Roger Ailes Departs! By "Chido Nwakanma"

A towering figure and a tarnished legacy
A few months after he stepped down from the commanding height of Fox News, influential US media manager Roger Ailes has departed this plane. 

This is how the Columbia Journalism Review captured his passage this morning.

Roger Ailes, who profoundly shaped the state of political media in the 21st century before his career ended in ignominy over allegations of sexual harassment, is dead. That the news of his death yesterday morning cut through the cacophony of chatter surrounding the embattled presidency of Donald Trump, a politician who capitalized on the culture of fear and nostalgia Ailes helped stoke, demonstrates the impact, and divisiveness, of the founder and longtime head of Fox News.

With financial backing from Australian billionaire Rupert Murdoch, Ailes founded Fox News in 1996 and built a television juggernaut grounded in relentlessly partisan, sometimes conspiratorial, views. Billed as a “fair and balanced” alternative to mainstream outlets, Fox’s opinion programming, featuring figures like Bill O’Reilly, Glenn Beck, and Sean Hannity, overshadowed the work of the network’s actual journalists. Writing for CJR, Bill Wyman turned a critical eye to Ailes’s legacy, saying “He was a problem for anyone who cares about truth and, by extension, the role of a free press in a democracy.”
“Ailes changed America,” CNN’s Brian Stelter wrote. “Whether you think he changed it for the better or the worse probably depends on your political persuasion.” Indeed, while all remembrances acknowledged his impact, the judgements of Ailes’s legacy broke largely along partisan lines (more on that below).

As the final chapter of Ailes’s story takes shape, it’s important to note that his legacy would look quite different if not for the courage of Gretchen Carlson to speak out last July about the sexual harassment she faced at Fox News. Though Ailes denied the charges, her story created space for other women to come forward, and their collective allegations ultimately forced Ailes from power.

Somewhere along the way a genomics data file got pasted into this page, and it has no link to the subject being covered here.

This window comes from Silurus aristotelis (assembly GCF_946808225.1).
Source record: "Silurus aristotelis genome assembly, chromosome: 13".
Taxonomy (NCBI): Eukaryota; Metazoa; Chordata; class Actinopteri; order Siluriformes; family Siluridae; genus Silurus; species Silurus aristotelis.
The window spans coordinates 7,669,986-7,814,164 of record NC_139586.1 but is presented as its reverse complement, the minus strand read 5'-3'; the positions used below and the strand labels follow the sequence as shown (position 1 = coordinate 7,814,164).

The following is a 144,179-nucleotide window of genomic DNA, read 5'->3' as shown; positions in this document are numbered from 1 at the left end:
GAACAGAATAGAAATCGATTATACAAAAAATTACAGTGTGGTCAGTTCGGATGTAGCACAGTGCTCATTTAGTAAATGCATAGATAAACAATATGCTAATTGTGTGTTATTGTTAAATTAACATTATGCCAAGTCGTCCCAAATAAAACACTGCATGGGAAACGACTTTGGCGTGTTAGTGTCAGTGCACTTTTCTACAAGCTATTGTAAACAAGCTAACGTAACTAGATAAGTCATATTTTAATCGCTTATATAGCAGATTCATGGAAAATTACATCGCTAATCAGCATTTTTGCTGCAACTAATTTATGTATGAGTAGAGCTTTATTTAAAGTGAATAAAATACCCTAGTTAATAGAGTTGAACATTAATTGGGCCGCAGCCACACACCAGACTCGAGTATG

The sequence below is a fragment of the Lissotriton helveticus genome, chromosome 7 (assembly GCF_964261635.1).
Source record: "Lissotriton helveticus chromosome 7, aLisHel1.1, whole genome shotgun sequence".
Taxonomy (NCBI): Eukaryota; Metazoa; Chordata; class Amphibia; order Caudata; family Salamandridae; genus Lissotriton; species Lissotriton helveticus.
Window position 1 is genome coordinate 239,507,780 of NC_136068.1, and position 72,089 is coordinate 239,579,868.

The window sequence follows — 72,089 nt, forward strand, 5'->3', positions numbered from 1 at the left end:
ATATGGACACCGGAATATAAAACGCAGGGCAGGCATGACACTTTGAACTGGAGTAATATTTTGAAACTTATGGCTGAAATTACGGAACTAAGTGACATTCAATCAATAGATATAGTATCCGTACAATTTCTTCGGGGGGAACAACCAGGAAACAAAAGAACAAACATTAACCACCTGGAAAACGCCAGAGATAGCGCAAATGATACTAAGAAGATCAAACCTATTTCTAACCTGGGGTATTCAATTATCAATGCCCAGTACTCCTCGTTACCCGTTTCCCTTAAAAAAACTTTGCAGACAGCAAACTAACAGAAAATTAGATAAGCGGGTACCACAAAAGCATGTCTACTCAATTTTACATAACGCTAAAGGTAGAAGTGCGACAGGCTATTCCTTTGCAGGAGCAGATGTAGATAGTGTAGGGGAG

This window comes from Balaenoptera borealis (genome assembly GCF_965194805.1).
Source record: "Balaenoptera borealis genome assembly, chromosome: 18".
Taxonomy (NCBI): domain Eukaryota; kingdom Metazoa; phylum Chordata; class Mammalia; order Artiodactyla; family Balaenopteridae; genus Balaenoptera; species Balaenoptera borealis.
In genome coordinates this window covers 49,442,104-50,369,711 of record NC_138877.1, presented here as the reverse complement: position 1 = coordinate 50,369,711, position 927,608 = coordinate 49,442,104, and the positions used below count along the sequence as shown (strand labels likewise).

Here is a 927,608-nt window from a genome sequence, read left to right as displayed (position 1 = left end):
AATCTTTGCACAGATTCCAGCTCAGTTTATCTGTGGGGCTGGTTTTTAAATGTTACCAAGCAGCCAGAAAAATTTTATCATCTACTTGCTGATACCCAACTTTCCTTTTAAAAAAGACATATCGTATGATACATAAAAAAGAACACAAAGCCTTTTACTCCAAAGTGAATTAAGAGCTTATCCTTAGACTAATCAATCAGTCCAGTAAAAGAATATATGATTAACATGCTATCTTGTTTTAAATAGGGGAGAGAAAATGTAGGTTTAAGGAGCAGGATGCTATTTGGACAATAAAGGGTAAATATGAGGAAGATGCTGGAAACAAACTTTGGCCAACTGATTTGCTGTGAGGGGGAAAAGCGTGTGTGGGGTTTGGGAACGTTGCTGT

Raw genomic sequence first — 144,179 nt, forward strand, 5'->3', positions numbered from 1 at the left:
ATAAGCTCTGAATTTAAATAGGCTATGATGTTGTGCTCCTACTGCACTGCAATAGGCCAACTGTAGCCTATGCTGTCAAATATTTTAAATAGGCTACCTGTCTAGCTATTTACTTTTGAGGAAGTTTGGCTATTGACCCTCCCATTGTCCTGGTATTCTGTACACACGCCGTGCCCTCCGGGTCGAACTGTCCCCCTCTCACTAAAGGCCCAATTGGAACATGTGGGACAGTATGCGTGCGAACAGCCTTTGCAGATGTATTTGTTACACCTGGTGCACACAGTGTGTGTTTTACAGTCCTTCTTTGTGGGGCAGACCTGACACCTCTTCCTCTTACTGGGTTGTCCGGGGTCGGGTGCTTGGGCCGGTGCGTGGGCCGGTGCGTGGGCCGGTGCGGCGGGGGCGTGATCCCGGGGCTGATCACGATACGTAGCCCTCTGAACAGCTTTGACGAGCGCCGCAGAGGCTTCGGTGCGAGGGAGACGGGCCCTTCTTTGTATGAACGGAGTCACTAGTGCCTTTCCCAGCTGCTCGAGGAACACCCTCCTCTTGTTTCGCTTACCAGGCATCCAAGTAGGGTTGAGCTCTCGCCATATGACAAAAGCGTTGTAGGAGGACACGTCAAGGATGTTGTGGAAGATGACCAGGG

Below, more on Roger Ailes.
NYT A1: Clyde Haberman penned Ailes’s front-page obit, fitting a mini-essay in the first sentence: “[he] 
shaped the images that helped elect three Republican presidents and then became a dominant, often-intimidating force in American conservative politics at the helm of Fox News until he was forced out last year in a sexual harassment scandal.”
The message from FNC: Shep Smith gave an emotional remembrance to his former boss, nodding to Ailes’s “now well-documented flaws,” but also celebrating his accomplishments. “I loved him,” Smith said.
Filling in for Christopher Hitchens: In a searing column for Rolling Stone, Matt Taibbi writes, “He is on the short list of people most responsible for modern America's vicious and bloodthirsty character.”
A different sort of legacy: The Washington Post’s Margaret Sullivan writes that “[Ailes’s] gift—if you can call it that—of calling forth the fury of the disenfranchised is playing out for women in ways he could never have imagined.”
“A revolutionary in reactionary clothing”: Politico’s Jack Shafer says Ailes “moved conservatism out of its media ghetto and into the mainstream.

By Chido Nwakanma
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